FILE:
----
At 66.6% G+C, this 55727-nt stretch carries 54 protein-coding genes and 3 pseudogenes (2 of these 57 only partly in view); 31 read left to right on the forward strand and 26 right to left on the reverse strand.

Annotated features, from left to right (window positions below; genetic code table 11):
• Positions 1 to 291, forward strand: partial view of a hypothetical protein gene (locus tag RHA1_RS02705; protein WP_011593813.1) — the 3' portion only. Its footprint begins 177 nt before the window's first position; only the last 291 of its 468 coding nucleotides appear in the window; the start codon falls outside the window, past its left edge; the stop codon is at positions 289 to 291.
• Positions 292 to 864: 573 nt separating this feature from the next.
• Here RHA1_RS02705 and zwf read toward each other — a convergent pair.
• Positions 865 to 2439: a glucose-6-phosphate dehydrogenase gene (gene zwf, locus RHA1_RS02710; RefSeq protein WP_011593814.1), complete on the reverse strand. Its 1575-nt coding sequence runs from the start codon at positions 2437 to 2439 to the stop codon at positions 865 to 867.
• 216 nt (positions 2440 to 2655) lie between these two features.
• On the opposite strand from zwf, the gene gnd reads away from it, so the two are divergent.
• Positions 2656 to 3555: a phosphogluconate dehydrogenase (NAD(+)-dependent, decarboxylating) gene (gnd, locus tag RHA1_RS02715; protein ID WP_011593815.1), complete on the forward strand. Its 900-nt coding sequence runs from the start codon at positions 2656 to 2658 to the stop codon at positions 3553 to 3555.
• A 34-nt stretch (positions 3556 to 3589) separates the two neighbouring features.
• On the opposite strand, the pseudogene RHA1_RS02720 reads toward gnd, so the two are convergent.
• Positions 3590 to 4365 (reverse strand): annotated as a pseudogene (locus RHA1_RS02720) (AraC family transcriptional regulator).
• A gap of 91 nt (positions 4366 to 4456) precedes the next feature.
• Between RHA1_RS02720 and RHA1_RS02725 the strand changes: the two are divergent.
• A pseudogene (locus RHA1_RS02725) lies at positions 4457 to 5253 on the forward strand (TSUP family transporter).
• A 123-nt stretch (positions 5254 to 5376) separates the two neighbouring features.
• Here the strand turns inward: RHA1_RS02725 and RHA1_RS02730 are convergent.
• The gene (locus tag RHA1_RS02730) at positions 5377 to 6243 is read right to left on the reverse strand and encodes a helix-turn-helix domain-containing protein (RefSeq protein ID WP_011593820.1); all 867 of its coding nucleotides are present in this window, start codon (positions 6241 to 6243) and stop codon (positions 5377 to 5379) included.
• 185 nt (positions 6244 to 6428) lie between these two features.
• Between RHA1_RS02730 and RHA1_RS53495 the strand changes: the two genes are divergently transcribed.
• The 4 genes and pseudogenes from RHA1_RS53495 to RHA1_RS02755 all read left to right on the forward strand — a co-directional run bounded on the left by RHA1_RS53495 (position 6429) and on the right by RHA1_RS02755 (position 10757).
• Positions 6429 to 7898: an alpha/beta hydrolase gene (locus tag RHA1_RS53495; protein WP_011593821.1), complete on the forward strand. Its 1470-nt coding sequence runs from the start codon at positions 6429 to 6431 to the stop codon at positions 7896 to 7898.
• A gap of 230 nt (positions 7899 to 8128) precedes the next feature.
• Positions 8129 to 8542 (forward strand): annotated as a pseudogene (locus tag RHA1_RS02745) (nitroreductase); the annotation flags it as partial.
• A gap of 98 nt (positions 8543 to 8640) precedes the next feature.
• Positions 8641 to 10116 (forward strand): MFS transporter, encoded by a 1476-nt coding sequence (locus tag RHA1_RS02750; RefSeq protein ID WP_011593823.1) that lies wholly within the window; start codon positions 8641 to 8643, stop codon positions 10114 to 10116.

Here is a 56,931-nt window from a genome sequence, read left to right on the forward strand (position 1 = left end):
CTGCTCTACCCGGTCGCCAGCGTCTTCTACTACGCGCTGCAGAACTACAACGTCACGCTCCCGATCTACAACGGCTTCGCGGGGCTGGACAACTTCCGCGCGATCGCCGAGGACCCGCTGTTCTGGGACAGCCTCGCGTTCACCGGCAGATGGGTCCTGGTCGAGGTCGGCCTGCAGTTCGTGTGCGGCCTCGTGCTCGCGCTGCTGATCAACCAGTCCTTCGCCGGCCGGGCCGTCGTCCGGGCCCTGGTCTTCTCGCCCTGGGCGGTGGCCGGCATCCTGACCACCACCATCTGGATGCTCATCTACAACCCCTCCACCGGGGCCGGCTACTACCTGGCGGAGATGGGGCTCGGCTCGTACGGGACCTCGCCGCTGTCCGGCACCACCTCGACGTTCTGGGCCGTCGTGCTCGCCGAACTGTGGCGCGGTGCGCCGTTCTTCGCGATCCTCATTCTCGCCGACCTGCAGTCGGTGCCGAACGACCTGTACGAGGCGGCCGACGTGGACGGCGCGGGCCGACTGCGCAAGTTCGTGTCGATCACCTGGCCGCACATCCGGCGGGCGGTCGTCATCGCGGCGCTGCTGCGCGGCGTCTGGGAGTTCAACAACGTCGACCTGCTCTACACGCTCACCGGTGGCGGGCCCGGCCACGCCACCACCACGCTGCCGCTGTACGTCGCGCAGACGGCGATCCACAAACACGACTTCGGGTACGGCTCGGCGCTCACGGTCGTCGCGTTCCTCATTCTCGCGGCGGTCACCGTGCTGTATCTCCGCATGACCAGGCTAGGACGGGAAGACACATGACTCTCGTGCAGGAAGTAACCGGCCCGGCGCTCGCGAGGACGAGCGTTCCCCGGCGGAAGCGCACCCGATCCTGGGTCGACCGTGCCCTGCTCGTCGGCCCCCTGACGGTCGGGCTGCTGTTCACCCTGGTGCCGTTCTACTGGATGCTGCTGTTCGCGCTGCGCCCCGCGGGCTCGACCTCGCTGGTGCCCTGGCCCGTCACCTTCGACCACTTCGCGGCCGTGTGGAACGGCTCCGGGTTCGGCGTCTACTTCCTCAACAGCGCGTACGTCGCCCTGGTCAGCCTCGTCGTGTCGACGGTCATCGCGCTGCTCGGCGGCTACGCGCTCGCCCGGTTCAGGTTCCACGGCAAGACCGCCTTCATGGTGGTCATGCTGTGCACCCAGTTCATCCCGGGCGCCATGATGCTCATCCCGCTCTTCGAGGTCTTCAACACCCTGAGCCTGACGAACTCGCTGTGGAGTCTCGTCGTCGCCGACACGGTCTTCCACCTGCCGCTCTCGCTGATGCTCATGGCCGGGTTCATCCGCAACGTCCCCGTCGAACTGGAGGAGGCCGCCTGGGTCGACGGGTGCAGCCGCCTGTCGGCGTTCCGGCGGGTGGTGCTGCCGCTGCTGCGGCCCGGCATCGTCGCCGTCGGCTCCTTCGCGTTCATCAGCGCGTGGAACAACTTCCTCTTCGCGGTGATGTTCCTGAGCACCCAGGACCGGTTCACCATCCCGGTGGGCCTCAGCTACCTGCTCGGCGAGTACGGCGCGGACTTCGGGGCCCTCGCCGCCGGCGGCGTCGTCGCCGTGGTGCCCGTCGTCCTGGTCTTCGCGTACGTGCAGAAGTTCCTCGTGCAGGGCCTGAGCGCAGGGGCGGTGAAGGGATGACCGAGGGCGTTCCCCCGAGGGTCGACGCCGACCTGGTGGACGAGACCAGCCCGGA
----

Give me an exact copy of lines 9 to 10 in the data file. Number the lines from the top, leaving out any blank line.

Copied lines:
• Positions 2656 to 3555: a phosphogluconate dehydrogenase (NAD(+)-dependent, decarboxylating) gene (gnd, locus tag RHA1_RS02715; protein ID WP_011593815.1), complete on the forward strand. Its 900-nt coding sequence runs from the start codon at positions 2656 to 2658 to the stop codon at positions 3553 to 3555.
• A 34-nt stretch (positions 3556 to 3589) separates the two neighbouring features.